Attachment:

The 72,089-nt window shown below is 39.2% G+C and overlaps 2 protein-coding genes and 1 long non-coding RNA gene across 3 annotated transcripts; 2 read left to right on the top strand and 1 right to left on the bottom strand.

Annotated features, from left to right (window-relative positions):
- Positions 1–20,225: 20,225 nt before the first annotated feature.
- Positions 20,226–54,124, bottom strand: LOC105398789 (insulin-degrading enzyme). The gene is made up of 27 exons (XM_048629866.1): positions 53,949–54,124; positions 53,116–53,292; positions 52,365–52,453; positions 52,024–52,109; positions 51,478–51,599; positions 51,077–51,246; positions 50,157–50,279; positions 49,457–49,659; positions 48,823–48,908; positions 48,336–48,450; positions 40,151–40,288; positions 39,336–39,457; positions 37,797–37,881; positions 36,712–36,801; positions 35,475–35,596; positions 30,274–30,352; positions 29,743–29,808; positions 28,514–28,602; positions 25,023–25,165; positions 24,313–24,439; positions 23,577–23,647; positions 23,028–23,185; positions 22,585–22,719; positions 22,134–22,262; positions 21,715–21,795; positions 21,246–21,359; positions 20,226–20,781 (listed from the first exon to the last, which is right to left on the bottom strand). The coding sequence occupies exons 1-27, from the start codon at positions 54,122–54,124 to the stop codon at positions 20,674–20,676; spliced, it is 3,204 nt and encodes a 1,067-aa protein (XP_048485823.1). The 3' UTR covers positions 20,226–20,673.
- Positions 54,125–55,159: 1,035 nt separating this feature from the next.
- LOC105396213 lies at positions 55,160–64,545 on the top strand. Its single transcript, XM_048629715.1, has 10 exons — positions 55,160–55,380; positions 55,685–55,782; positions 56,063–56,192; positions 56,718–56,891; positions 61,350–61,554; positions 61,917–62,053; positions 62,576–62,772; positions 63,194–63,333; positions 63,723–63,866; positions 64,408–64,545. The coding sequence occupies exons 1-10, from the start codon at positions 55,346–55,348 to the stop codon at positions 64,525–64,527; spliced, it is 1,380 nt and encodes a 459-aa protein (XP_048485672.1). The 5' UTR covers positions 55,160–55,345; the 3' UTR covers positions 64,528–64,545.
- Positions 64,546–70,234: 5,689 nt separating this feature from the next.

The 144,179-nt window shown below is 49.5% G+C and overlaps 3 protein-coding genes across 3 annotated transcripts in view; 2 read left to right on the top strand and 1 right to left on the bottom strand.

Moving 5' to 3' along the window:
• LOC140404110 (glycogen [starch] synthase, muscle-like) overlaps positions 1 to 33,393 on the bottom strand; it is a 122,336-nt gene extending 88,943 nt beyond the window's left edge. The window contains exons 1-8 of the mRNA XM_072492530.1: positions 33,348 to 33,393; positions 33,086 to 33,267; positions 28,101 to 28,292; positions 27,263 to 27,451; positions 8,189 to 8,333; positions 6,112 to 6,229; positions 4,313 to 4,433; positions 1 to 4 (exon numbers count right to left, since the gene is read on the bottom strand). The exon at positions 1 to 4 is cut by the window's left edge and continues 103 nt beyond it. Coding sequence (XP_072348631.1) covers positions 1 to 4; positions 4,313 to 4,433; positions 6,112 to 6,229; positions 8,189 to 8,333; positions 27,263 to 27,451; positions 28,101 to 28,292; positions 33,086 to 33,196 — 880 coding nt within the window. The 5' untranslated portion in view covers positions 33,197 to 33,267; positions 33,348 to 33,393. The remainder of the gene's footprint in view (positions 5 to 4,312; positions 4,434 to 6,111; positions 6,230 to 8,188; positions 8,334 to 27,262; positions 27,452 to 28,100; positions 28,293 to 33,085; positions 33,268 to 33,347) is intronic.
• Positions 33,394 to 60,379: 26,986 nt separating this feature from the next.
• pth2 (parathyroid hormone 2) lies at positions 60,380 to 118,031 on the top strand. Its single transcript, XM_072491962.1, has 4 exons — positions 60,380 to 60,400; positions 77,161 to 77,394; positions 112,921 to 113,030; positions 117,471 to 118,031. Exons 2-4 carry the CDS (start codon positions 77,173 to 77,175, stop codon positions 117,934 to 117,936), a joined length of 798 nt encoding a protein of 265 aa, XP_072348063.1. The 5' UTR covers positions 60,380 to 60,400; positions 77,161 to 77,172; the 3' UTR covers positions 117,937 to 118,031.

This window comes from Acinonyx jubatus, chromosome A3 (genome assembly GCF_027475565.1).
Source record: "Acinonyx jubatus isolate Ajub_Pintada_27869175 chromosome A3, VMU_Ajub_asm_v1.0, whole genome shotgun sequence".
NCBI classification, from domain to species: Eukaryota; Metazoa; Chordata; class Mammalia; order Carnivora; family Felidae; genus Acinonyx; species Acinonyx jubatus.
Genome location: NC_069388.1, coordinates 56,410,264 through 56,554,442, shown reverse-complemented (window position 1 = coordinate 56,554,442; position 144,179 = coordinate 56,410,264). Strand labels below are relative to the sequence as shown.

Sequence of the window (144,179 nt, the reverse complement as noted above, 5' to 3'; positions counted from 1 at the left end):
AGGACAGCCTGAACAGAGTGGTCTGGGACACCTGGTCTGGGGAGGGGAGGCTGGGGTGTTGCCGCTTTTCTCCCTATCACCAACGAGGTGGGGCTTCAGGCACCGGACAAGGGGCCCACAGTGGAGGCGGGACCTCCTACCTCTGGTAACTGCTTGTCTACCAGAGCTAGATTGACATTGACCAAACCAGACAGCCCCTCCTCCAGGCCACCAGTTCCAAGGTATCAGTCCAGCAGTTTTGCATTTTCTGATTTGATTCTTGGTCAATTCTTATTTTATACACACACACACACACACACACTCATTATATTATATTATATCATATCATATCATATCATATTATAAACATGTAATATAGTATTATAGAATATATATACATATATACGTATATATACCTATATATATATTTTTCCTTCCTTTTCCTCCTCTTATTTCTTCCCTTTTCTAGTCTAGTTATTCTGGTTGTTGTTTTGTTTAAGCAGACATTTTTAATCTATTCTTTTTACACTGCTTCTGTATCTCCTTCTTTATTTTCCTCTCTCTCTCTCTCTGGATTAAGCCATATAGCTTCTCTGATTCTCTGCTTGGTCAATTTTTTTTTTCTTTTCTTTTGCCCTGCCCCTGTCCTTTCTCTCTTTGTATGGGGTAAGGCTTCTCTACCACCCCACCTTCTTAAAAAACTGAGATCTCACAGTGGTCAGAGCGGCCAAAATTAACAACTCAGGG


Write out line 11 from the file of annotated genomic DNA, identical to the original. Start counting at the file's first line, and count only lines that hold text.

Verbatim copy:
• Positions 33,394 to 60,379: 26,986 nt separating this feature from the next.